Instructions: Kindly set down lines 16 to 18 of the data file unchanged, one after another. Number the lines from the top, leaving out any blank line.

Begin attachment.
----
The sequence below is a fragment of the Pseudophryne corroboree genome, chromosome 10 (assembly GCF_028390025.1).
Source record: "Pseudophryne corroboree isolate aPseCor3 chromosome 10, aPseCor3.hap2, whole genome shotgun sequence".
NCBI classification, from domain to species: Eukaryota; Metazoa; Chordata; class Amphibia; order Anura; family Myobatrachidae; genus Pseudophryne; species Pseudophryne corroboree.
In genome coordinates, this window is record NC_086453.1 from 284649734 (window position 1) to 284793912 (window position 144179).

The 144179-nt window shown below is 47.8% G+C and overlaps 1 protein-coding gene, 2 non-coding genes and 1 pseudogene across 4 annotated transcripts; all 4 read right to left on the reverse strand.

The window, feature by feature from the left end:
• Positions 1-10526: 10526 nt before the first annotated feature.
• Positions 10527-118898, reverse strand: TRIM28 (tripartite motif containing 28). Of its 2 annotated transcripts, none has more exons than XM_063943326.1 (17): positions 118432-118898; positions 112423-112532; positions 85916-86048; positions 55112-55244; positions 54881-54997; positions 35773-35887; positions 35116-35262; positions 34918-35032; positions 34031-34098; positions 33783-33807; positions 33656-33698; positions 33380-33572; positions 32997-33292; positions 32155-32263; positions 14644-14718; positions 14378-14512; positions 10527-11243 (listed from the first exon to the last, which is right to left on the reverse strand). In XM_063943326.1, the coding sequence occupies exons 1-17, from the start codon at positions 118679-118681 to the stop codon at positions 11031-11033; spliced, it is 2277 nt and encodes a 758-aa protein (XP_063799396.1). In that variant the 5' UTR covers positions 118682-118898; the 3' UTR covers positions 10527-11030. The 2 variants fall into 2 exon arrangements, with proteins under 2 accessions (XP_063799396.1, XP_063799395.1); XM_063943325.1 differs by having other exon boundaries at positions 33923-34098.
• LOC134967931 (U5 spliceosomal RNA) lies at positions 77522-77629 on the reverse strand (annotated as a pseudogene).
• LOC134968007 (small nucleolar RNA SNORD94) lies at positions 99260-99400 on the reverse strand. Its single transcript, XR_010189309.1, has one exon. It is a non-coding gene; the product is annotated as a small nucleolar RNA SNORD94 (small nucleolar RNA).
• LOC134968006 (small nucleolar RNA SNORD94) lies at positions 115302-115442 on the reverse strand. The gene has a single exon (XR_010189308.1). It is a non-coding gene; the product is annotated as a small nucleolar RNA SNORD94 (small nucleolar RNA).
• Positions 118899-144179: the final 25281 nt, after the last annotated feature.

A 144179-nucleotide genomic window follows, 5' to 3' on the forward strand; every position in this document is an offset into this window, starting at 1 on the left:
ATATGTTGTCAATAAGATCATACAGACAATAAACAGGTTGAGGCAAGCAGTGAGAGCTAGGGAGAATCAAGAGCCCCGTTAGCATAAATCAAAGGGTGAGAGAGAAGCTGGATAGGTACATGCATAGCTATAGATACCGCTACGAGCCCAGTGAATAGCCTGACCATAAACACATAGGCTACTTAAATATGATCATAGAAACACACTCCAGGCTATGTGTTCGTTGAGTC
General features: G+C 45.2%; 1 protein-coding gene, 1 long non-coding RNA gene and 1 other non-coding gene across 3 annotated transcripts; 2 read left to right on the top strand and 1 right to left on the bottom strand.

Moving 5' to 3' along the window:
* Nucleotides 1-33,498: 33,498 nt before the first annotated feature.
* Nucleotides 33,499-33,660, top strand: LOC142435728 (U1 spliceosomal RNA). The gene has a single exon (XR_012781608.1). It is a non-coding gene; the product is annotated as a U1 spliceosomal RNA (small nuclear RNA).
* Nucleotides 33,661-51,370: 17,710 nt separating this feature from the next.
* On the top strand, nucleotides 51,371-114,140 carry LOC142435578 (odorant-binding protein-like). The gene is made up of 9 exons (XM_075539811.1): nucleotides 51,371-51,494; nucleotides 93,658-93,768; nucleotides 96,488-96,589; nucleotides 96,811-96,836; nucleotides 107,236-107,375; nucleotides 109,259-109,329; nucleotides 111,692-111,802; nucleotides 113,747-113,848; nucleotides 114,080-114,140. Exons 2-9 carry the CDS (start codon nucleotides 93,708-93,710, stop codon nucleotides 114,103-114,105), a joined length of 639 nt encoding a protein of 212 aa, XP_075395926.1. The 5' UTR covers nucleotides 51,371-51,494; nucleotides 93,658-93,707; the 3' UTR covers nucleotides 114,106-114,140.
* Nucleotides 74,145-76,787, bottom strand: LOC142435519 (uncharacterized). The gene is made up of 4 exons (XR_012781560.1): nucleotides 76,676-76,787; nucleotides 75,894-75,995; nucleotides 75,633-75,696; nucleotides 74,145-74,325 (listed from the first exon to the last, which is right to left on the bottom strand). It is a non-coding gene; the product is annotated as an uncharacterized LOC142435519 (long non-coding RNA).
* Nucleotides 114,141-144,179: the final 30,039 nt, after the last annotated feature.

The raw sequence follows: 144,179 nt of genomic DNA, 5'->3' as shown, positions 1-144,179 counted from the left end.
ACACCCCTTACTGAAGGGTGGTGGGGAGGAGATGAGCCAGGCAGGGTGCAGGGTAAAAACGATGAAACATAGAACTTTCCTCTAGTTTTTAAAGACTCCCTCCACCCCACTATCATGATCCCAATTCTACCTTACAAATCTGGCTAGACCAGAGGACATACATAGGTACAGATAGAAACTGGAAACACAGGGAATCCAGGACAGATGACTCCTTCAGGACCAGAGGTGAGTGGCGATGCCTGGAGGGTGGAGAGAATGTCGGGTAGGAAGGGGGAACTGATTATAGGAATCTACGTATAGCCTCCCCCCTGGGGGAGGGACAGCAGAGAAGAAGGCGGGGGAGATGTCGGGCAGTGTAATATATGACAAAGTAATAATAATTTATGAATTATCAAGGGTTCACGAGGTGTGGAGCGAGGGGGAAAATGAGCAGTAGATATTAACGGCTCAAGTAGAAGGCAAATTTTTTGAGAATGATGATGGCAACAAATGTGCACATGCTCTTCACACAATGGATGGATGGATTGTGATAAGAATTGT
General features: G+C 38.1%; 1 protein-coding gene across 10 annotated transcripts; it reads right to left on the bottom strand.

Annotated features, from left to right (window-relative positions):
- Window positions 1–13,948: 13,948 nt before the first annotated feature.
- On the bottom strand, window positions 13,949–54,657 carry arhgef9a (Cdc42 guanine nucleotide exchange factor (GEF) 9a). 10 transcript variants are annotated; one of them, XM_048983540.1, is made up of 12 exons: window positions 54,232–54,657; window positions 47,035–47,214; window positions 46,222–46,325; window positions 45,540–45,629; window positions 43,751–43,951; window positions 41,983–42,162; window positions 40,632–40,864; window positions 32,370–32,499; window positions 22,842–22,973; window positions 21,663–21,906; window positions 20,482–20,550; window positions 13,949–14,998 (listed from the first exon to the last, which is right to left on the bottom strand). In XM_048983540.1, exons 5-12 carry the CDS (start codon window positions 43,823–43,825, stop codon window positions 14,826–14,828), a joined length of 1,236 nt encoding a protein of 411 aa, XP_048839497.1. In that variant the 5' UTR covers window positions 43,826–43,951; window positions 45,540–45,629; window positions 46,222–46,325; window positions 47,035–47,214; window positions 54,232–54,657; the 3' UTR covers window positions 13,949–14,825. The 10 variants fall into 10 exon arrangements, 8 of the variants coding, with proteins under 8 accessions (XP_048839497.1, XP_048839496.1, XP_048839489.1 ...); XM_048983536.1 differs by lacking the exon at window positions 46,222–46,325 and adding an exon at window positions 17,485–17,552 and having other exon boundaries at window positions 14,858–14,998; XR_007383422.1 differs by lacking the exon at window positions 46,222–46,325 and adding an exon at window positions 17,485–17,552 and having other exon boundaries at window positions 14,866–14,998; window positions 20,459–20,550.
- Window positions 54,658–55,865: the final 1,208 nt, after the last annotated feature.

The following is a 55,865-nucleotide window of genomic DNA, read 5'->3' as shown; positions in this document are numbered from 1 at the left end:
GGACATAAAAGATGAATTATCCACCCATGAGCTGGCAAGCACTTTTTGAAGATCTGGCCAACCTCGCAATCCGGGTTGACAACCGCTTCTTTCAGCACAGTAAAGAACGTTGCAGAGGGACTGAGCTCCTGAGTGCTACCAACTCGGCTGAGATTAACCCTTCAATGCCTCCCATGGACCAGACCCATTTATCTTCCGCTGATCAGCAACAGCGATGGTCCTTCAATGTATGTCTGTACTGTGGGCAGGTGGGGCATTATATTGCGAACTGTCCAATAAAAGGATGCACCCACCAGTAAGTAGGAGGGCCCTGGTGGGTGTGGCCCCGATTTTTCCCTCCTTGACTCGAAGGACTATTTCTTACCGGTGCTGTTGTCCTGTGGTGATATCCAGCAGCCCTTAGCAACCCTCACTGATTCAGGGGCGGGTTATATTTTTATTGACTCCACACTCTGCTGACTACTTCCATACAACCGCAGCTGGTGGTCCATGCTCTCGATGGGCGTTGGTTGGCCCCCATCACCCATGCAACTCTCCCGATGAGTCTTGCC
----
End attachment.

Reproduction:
Moving 5' to 3' along the window:
* Nucleotides 1-33,498: 33,498 nt before the first annotated feature.
* Nucleotides 33,499-33,660, top strand: LOC142435728 (U1 spliceosomal RNA). The gene has a single exon (XR_012781608.1). It is a non-coding gene; the product is annotated as a U1 spliceosomal RNA (small nuclear RNA).